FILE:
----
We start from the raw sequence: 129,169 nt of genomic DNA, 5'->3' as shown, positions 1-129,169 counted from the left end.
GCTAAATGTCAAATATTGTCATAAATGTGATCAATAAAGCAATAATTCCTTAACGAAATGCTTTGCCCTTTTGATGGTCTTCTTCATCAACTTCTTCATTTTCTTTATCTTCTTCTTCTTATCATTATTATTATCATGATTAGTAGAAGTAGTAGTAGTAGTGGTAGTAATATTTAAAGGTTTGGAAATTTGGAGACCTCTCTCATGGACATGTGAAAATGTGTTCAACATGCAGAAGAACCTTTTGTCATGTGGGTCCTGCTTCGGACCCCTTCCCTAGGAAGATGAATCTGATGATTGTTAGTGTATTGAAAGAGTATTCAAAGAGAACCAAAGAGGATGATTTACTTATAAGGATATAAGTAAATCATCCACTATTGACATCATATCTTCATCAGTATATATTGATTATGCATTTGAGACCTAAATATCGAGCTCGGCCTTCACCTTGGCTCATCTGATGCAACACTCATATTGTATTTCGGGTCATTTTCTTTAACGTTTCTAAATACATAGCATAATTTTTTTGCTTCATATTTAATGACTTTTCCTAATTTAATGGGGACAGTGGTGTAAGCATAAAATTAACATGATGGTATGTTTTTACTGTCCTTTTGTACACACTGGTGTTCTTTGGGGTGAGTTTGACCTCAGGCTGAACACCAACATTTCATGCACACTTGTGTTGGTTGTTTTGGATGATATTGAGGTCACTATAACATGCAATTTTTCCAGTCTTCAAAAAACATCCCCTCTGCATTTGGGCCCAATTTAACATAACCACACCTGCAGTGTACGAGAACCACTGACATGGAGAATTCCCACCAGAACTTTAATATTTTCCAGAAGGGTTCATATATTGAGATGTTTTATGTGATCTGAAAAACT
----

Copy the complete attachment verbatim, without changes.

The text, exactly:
We start from the raw sequence: 129,169 nt of genomic DNA, 5'->3' as shown, positions 1-129,169 counted from the left end.
GCTAAATGTCAAATATTGTCATAAATGTGATCAATAAAGCAATAATTCCTTAACGAAATGCTTTGCCCTTTTGATGGTCTTCTTCATCAACTTCTTCATTTTCTTTATCTTCTTCTTCTTATCATTATTATTATCATGATTAGTAGAAGTAGTAGTAGTAGTGGTAGTAATATTTAAAGGTTTGGAAATTTGGAGACCTCTCTCATGGACATGTGAAAATGTGTTCAACATGCAGAAGAACCTTTTGTCATGTGGGTCCTGCTTCGGACCCCTTCCCTAGGAAGATGAATCTGATGATTGTTAGTGTATTGAAAGAGTATTCAAAGAGAACCAAAGAGGATGATTTACTTATAAGGATATAAGTAAATCATCCACTATTGACATCATATCTTCATCAGTATATATTGATTATGCATTTGAGACCTAAATATCGAGCTCGGCCTTCACCTTGGCTCATCTGATGCAACACTCATATTGTATTTCGGGTCATTTTCTTTAACGTTTCTAAATACATAGCATAATTTTTTTGCTTCATATTTAATGACTTTTCCTAATTTAATGGGGACAGTGGTGTAAGCATAAAATTAACATGATGGTATGTTTTTACTGTCCTTTTGTACACACTGGTGTTCTTTGGGGTGAGTTTGACCTCAGGCTGAACACCAACATTTCATGCACACTTGTGTTGGTTGTTTTGGATGATATTGAGGTCACTATAACATGCAATTTTTCCAGTCTTCAAAAAACATCCCCTCTGCATTTGGGCCCAATTTAACATAACCACACCTGCAGTGTACGAGAACCACTGACATGGAGAATTCCCACCAGAACTTTAATATTTTCCAGAAGGGTTCATATATTGAGATGTTTTATGTGATCTGAAAAACT